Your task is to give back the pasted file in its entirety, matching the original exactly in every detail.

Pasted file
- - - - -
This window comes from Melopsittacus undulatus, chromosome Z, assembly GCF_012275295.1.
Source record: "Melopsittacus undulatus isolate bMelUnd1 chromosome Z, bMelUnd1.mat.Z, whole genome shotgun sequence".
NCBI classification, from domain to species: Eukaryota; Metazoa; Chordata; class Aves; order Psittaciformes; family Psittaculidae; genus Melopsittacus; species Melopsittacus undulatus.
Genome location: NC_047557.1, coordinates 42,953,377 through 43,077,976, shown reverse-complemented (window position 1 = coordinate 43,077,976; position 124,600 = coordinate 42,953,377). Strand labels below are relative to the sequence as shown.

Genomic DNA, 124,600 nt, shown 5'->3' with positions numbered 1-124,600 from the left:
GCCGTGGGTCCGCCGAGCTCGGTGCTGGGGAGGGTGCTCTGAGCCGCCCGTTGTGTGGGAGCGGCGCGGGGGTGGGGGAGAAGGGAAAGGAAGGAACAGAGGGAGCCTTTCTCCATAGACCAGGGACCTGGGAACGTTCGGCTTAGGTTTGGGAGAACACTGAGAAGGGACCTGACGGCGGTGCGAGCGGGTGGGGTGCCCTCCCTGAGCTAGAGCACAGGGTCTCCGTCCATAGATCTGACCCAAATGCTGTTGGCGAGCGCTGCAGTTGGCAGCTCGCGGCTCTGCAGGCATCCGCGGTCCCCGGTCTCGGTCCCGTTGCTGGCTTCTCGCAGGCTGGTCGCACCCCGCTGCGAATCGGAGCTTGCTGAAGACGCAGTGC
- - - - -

This window comes from Melopsittacus undulatus, chromosome Z, assembly GCF_012275295.1.
Source record: "Melopsittacus undulatus isolate bMelUnd1 chromosome Z, bMelUnd1.mat.Z, whole genome shotgun sequence".
NCBI classification, from domain to species: Eukaryota; Metazoa; Chordata; class Aves; order Psittaciformes; family Psittaculidae; genus Melopsittacus; species Melopsittacus undulatus.
Genome location: NC_047557.1, coordinates 42,953,377 through 43,077,976, shown reverse-complemented (window position 1 = coordinate 43,077,976; position 124,600 = coordinate 42,953,377). Strand labels below are relative to the sequence as shown.

Genomic DNA, 124,600 nt, shown 5'->3' with positions numbered 1-124,600 from the left:
GCCGTGGGTCCGCCGAGCTCGGTGCTGGGGAGGGTGCTCTGAGCCGCCCGTTGTGTGGGAGCGGCGCGGGGGTGGGGGAGAAGGGAAAGGAAGGAACAGAGGGAGCCTTTCTCCATAGACCAGGGACCTGGGAACGTTCGGCTTAGGTTTGGGAGAACACTGAGAAGGGACCTGACGGCGGTGCGAGCGGGTGGGGTGCCCTCCCTGAGCTAGAGCACAGGGTCTCCGTCCATAGATCTGACCCAAATGCTGTTGGCGAGCGCTGCAGTTGGCAGCTCGCGGCTCTGCAGGCATCCGCGGTCCCCGGTCTCGGTCCCGTTGCTGGCTTCTCGCAGGCTGGTCGCACCCCGCTGCGAATCGGAGCTTGCTGAAGACGCAGTGC